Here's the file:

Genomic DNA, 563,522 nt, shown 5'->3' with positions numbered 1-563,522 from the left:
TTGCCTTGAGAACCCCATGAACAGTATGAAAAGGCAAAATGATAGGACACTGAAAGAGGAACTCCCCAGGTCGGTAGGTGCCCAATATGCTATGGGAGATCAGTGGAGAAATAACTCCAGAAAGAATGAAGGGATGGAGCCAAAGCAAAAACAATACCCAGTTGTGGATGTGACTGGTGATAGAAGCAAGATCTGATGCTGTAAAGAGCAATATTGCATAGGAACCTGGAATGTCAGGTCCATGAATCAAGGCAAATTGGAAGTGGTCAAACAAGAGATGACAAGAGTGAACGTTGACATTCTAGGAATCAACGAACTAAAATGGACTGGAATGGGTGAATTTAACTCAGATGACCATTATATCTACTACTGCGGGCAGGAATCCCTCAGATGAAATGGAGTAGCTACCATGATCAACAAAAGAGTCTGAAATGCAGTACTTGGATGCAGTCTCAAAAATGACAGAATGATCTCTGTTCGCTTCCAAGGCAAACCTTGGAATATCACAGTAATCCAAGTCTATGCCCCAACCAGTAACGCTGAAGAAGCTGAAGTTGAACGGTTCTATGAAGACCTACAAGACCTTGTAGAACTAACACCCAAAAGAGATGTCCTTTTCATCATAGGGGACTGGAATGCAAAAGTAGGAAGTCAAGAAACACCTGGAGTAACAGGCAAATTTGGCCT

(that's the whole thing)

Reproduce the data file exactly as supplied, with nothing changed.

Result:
Genomic DNA, 563,522 nt, shown 5'->3' with positions numbered 1-563,522 from the left:
TTGCCTTGAGAACCCCATGAACAGTATGAAAAGGCAAAATGATAGGACACTGAAAGAGGAACTCCCCAGGTCGGTAGGTGCCCAATATGCTATGGGAGATCAGTGGAGAAATAACTCCAGAAAGAATGAAGGGATGGAGCCAAAGCAAAAACAATACCCAGTTGTGGATGTGACTGGTGATAGAAGCAAGATCTGATGCTGTAAAGAGCAATATTGCATAGGAACCTGGAATGTCAGGTCCATGAATCAAGGCAAATTGGAAGTGGTCAAACAAGAGATGACAAGAGTGAACGTTGACATTCTAGGAATCAACGAACTAAAATGGACTGGAATGGGTGAATTTAACTCAGATGACCATTATATCTACTACTGCGGGCAGGAATCCCTCAGATGAAATGGAGTAGCTACCATGATCAACAAAAGAGTCTGAAATGCAGTACTTGGATGCAGTCTCAAAAATGACAGAATGATCTCTGTTCGCTTCCAAGGCAAACCTTGGAATATCACAGTAATCCAAGTCTATGCCCCAACCAGTAACGCTGAAGAAGCTGAAGTTGAACGGTTCTATGAAGACCTACAAGACCTTGTAGAACTAACACCCAAAAGAGATGTCCTTTTCATCATAGGGGACTGGAATGCAAAAGTAGGAAGTCAAGAAACACCTGGAGTAACAGGCAAATTTGGCCT